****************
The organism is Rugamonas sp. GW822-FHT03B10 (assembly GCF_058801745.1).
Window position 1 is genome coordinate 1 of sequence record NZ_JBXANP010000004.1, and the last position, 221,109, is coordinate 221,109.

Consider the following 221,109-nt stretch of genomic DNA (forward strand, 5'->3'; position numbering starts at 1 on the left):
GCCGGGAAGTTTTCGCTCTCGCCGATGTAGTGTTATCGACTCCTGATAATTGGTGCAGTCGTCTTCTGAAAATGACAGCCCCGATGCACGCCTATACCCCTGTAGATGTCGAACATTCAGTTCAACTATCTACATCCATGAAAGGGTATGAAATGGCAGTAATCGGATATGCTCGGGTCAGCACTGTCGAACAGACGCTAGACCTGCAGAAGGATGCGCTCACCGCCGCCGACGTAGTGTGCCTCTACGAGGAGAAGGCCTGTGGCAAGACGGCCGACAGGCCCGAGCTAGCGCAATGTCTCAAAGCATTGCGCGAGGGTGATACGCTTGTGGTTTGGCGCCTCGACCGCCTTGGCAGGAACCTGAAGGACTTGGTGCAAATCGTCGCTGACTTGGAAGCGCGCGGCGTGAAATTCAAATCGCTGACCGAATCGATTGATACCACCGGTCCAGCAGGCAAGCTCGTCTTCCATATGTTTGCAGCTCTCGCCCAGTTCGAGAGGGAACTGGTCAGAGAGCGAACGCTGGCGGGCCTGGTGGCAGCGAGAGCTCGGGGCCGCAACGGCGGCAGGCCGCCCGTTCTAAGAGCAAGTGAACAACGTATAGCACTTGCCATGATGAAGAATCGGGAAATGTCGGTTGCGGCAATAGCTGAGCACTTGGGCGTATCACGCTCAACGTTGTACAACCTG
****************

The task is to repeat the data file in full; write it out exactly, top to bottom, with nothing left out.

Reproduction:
The organism is Rugamonas sp. GW822-FHT03B10 (assembly GCF_058801745.1).
Window position 1 is genome coordinate 1 of sequence record NZ_JBXANP010000004.1, and the last position, 221,109, is coordinate 221,109.

Consider the following 221,109-nt stretch of genomic DNA (forward strand, 5'->3'; position numbering starts at 1 on the left):
GCCGGGAAGTTTTCGCTCTCGCCGATGTAGTGTTATCGACTCCTGATAATTGGTGCAGTCGTCTTCTGAAAATGACAGCCCCGATGCACGCCTATACCCCTGTAGATGTCGAACATTCAGTTCAACTATCTACATCCATGAAAGGGTATGAAATGGCAGTAATCGGATATGCTCGGGTCAGCACTGTCGAACAGACGCTAGACCTGCAGAAGGATGCGCTCACCGCCGCCGACGTAGTGTGCCTCTACGAGGAGAAGGCCTGTGGCAAGACGGCCGACAGGCCCGAGCTAGCGCAATGTCTCAAAGCATTGCGCGAGGGTGATACGCTTGTGGTTTGGCGCCTCGACCGCCTTGGCAGGAACCTGAAGGACTTGGTGCAAATCGTCGCTGACTTGGAAGCGCGCGGCGTGAAATTCAAATCGCTGACCGAATCGATTGATACCACCGGTCCAGCAGGCAAGCTCGTCTTCCATATGTTTGCAGCTCTCGCCCAGTTCGAGAGGGAACTGGTCAGAGAGCGAACGCTGGCGGGCCTGGTGGCAGCGAGAGCTCGGGGCCGCAACGGCGGCAGGCCGCCCGTTCTAAGAGCAAGTGAACAACGTATAGCACTTGCCATGATGAAGAATCGGGAAATGTCGGTTGCGGCAATAGCTGAGCACTTGGGCGTATCACGCTCAACGTTGTACAACCTG